Three Ukranians who fled war are rebuilding their lives after finding work and falling in love with Sheffield

Three women who arrived in Sheffield after being forced to flee their homes in war-torn Ukraine are now flourishing, after finding work with a specialty coffee business in the city.
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Sheffield is very cosy and very green’

After extensive research into UK hosts, friends 29-year-old Mariia Semenchuk and Inna Draganova, aged 32, arrived in Sheffield on May 16, three months after Russia invaded their home city of Kyiv in Ukraine.

The pair describe being ‘immediately greeted with warmth’ by their host family in Broomhill.

(L-R) Inna, Mariia and Yuliia are all flourishing after being given work at CAWA coffee in Sheffield(L-R) Inna, Mariia and Yuliia are all flourishing after being given work at CAWA coffee in Sheffield
(L-R) Inna, Mariia and Yuliia are all flourishing after being given work at CAWA coffee in Sheffield
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“It is like our extended family,” said Inna, adding: “We cook together, eat together and go on weekend trips together. We rotate the daily cooking because Mariia and I like to cook... all Ukrainians love to cook!”

Such is the bond in the house, that the family occasionally drives both women to work, and more recently took them to watch a live football match during the Women's Euros.

Commenting on their first impressions of Sheffield, Inna said: “Sheffield is very hilly! Yes, we have hills in Kiev, but we've definitely slimmed down since coming here.”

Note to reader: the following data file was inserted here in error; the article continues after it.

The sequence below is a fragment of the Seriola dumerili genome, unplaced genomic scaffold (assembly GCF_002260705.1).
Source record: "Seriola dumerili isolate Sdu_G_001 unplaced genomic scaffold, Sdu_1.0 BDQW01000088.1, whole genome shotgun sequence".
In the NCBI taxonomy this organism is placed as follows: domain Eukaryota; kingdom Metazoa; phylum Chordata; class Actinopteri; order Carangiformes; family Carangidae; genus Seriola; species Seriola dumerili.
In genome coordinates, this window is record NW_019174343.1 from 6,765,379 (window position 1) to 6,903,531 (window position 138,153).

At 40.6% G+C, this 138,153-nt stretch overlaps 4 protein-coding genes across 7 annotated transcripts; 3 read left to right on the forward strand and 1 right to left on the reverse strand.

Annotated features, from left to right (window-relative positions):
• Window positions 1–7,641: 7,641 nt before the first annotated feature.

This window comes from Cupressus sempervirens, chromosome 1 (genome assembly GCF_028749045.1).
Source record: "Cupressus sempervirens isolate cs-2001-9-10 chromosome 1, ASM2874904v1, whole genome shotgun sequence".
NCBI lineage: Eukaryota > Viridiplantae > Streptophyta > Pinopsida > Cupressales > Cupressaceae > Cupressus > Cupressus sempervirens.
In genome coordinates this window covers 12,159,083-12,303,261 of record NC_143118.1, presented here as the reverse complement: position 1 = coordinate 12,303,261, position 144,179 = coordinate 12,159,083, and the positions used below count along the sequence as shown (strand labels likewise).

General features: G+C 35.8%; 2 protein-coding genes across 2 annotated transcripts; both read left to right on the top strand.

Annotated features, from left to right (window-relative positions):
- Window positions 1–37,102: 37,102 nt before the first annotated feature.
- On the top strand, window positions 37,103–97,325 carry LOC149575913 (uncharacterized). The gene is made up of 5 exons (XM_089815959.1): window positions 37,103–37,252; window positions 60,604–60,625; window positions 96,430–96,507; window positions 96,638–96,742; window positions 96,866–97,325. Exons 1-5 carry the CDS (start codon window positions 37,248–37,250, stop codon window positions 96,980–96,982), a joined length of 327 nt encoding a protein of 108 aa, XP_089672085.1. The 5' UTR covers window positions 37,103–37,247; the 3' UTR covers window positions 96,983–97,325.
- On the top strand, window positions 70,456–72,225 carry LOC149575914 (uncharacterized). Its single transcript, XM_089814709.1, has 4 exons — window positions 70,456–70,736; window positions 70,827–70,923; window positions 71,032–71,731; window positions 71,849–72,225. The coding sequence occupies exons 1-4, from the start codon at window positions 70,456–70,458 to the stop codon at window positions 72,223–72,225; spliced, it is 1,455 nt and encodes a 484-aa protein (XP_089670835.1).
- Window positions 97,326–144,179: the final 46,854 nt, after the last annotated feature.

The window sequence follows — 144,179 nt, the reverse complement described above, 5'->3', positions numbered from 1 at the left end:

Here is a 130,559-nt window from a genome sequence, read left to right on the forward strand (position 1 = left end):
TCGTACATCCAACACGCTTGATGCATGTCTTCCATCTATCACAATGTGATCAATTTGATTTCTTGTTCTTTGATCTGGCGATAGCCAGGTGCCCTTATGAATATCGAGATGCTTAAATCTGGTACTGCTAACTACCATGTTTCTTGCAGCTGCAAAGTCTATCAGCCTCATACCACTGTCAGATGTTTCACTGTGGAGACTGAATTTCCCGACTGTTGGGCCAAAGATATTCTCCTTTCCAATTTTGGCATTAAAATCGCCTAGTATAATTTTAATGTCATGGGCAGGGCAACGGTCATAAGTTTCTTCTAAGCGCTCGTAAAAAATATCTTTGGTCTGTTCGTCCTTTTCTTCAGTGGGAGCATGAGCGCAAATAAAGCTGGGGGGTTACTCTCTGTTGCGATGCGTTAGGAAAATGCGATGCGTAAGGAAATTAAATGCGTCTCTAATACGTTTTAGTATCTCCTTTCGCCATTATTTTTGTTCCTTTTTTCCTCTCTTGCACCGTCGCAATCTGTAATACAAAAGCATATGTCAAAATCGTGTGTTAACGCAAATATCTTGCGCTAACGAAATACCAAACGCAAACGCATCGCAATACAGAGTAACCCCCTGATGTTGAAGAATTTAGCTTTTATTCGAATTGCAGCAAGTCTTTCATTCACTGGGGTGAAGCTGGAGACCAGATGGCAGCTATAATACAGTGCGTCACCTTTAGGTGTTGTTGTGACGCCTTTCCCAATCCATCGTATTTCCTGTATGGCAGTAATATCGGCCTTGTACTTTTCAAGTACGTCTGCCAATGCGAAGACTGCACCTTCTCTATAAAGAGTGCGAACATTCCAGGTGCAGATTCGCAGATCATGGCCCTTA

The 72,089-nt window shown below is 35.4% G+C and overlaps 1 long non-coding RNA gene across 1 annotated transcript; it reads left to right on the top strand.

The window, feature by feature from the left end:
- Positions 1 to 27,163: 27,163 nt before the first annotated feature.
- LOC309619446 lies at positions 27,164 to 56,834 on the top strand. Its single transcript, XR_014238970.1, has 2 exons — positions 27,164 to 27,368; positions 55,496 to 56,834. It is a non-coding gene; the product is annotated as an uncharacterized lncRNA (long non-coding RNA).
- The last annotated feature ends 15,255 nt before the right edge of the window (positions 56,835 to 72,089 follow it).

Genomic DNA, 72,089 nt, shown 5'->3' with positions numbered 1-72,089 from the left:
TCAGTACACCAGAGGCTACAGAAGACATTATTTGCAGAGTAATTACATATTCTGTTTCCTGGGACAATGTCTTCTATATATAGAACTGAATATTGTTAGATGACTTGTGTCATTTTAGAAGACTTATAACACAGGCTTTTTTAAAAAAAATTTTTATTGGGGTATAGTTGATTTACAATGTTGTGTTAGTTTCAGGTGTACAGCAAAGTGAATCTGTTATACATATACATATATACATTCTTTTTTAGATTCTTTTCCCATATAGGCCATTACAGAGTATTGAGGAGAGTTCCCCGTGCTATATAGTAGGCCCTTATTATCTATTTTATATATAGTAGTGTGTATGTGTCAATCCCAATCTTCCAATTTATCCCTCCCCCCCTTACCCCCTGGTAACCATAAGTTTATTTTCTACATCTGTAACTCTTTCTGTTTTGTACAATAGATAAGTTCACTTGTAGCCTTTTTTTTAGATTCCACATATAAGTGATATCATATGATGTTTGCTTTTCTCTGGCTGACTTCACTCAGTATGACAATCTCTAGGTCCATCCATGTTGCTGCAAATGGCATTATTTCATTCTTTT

Mariia added: “Yes, Kiev is massive, so Sheffield feels a lot smaller, but it's very cosy... and very green.”

Mariia at work at CAWA Coffee's headquartersMariia at work at CAWA Coffee's headquarters
Mariia at work at CAWA Coffee's headquarters
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After settling in to their new lives in Sheffield, the pair set about finding work.

Mariia, who has a Masters in marketing, and interior designer, Inna, were soon given housekeeping positions in a Sheffield hotel, enabling them to support themselves and send money home, but regarded the work as a ‘stepping stone’ and Mariia began scouring the city for other opportunities.

The search led her to Sheffield artisan bakery/speciality coffee roaster, CAWA, which means ‘coffee’ in Ukrainian.

Mariia sent her CV to the firm, even though there were no advertised vacancies at the time.

Inna is CAWA's Assistant Bakery ManagerInna is CAWA's Assistant Bakery Manager
Inna is CAWA's Assistant Bakery Manager
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Within days of receiving the CV, CAWA co-founder Galyna Hayat invited Mariia for an informal coffee and chat.

CAWA boss ‘taken in’ by ‘bright, enthusiastic, enterprising pair’

“During my first phone call with Galyna, I took a gamble and mentioned my friend, Inna, who also wanted to leave the hotel,” said Mariia.

This led to both Inna and Mariia being invited in to meet with Galyna, who describes being ‘taken’ by the ‘bright, enthusiastic, enterprising pair’.

CAWA Coffee's shop in Broomhill, which is the business's first branch and opened in 2017CAWA Coffee's shop in Broomhill, which is the business's first branch and opened in 2017
CAWA Coffee's shop in Broomhill, which is the business's first branch and opened in 2017

After being impressed with their CVs Galyna decided to create two new positions specifically for Mariia and Inna in CAWA’s head office, as Marketing Assistant and Assistant Bakery Manager, respectively.

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Galyna, who also has Ukranian heritage and emigrated to the UK in 1997, explained: “As a business owner, creating opportunities that didn't previously exist is deeply rewarding.”